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Publication numberUS5102598 A
Publication typeGrant
Application numberUS 07/632,810
Publication dateApr 7, 1992
Filing dateDec 24, 1990
Priority dateDec 24, 1990
Fee statusPaid
Publication number07632810, 632810, US 5102598 A, US 5102598A, US-A-5102598, US5102598 A, US5102598A
InventorsChang-Than Chen
Original AssigneeGilmore Enterprises Window Coverings, Inc.
Export CitationBiBTeX, EndNote, RefMan
External Links: USPTO, USPTO Assignment, Espacenet
Mixture of polyvinyl chloride, titanium dioxide, plasticizer, lead sulfate, stearic acid and dyed fiber
US 5102598 A
Abstract
A polyvinyl chloride venetian blind is provided which has a number of corrugated, translucent slats. The slats have staple fibers in their composition that gives them a sand or granite textured appearance and feel, so that the venetian blind has more natural and aesthetic appeal. The slats are formed by an extrusion process utilizing a mixture of polyvinyl chloride, titanium dioxide, plasticizer, tribasic lead sulfate, stearic acid and dyed staple fibers having a length of less than about 2 mm.
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Claims(3)
What is claimed is:
1. An improved method of making polyvinyl chloride slats for a venetian blind, said method comprising the steps of:
(a) mixing together polyvinyl chloride, titanium dioxide, polyvinyl chloride, titanium dioxide, polyvinyl chloride plasticizer, tribasic lead sulfate, stearic acid and staple fibers having a length of less than about 2 mm. to form a mixture;
(b) forming pellets from said mixture;
(c) heating said pellets to about 162-171 C. and passing them through an extrusion die to form slats; and,
(d) cooling said formed slats and cutting them to length.
2. The improved method of claim 1 wherein said slats are translucent and for each about 100 parts by weight of polyvinyl chloride in said mixture, said mixture also contains about 4 parts by weight of titanium dioxide, about 2 parts by weight of said plasticizer, about 1.4 parts by weight of said tribasic lead sulfate, about 0.2 parts by weight of said stearic acid and about 1-2 parts by weight of said staple fibers.
3. The improved method of claim 2 wherein said staple fibers are selected from the group consisting of cotton, flax, wool and mixtures thereof.
Description
BACKGROUND OF THE INVENTION

This invention generally relates to a polyvinyl chloride (PVC) venetian blind and more particularly relates to such PVC venetian blind that has slats with a sand or granite textured appearance and feel, and a method of making the same.

Various types of venetian blinds have been developed in the past utilizing many different materials. For example, slats for venetian blinds can be made from linear polyester fibers woven into cloth (U.S. Pat. No. 4,309,472 to Gotting). In recent years the use of PVC as the slat material has become more popular, since PVC is inexpensive and long lasting. However, conventional PVC slats are of a plain color and a smooth texture and therefore have an unnatural appearance and feel.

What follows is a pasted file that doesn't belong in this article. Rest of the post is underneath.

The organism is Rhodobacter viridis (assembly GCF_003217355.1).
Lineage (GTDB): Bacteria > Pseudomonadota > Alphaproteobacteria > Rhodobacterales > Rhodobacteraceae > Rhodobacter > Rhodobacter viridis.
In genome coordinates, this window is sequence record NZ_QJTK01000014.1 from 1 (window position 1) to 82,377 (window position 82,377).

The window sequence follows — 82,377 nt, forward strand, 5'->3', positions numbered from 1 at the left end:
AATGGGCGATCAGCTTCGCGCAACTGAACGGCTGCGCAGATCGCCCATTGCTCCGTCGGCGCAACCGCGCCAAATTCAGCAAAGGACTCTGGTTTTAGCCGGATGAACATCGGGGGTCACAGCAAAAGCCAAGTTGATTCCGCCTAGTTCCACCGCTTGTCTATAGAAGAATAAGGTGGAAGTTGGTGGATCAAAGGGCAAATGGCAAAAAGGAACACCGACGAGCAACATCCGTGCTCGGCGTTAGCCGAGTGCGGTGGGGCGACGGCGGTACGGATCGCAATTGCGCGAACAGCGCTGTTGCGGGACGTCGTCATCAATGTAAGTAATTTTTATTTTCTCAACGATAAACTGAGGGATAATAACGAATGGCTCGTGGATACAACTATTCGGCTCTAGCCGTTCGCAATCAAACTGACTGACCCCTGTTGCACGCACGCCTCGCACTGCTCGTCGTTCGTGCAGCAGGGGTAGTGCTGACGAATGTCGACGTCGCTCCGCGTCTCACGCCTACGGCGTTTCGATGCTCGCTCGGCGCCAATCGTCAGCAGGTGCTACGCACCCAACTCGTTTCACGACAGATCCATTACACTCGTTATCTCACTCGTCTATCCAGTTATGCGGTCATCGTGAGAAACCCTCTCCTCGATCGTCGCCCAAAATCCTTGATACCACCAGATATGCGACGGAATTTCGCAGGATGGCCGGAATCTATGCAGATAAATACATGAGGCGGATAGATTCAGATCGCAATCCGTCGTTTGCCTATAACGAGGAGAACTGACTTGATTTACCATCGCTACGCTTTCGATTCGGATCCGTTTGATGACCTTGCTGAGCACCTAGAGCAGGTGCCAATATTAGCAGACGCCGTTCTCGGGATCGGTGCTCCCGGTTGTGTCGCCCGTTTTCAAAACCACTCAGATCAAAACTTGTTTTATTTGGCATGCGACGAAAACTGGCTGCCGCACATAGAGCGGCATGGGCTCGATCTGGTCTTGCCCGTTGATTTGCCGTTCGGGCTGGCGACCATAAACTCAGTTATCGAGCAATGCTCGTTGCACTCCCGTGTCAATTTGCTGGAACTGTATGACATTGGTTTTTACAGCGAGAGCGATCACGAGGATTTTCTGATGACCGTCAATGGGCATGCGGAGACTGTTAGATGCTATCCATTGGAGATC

Therefore, it would be desirable to be able to provide a PVC venetian blind that has slats with a more natural appearance and feel, such as a sand or granite textured uneven surface, appearance and feel. It also would be desirable to be able to provide PVC venetian blind slats which are translucent in order to more effectively display their natural appearance.

SUMMARY OF THE INVENTION

The present invention satisfies all the foregoing needs. The invention is substantially as set forth in the Abstract of the Disclosure. Thus, a venetian blind is formed of a plurality of slats which are corrugated and translucent and are made of PVC. The slats contain appreciable amounts of short 2 mm length or less) staple fibers of cotton, and/or wool and/or flax to give them a desired sand or granite-like feel and appearance. Thus, the slats are of more natural appearance than conventional PVC slats.

In accordance with the present method, the slats are formed from a mixture of PVC, titanium dioxide, plasticizer, tribasic lead sulfate, stearic acid and the chopped staple fibers. The mixture is pelletized and the pellets are heated and passed through an extrusion die to form the slats.

Various other aspects of the invention are set forth in the following detailed description and accompanying drawings.

BRIEF DESCRIPTION OF THE DRAWINGS

FIG. 1 is an enlarged fragmentary schematic perspective view of a portion of a first preferred embodiment of the venetian blind slat of the present invention;

FIG. 2 is a schematic perspective view of a first preferred embodiment of the venetian blind of the present invention incorporating a plurality of the slats of FIG. 1;

FIG. 3 is an enlarged fragmentary schematic front elevation of a second preferred embodiment of a pair of slats of the present invention in a closed, side-by-side position;

FIG. 4 is a further enlarged schematic top plan view of one of the slats of FIG. 3; and,

FIG. 5 is a schematic perspective view of a third preferred embodiment of the slats of the present invention and a venetian blind incorporating the same.

DETAILED DESCRIPTION FIGS. 1 & 2

Now referring more particularly to FIGS. 1 and 2 of the drawings, a first preferred embodiment of the improved venetian blind of the present invention is shown in FIG. 2, incorporating a plurality of slats as shown in FIGS. 1 and 2. Thus, venetian blind 10 is shown which comprises a plurality of parallel slats 12. The arrangement of slats 12 to form blind 10 is conventional prior art and will not be described further, except to say that slats 12 are pivotally connected in the usual manner in a top header 14 of blind 10 and are operable by a cord 16 connected thereto to close and open.

Each slat 12 has a large number of short (about 2 mm. or less in length) staple fibers of cotton and/or wool and/or flax, or other natural fibers therein to provide the appearance and feel of sand or granite; that is, a rough, pebble-like textured material.

Each slat 12 is made in accordance with the present method, as set forth in the following specific example:

EXAMPLE

Polyvinyl chloride, titanium dioxide, conventional polyvinyl chloride plasticizer, tribasic lead sulfate, stearic acid and the staple fibers are mixed together to form the following mixture:

Polyvinyl chloride--about 100 parts by weight

Titanium dioxide--about 4 parts by weight

Plasticizer--about 2 parts by weight

Tribasic lead sulfate--about 1.4 parts by weight

Stearic acid--about 0.2 parts by weight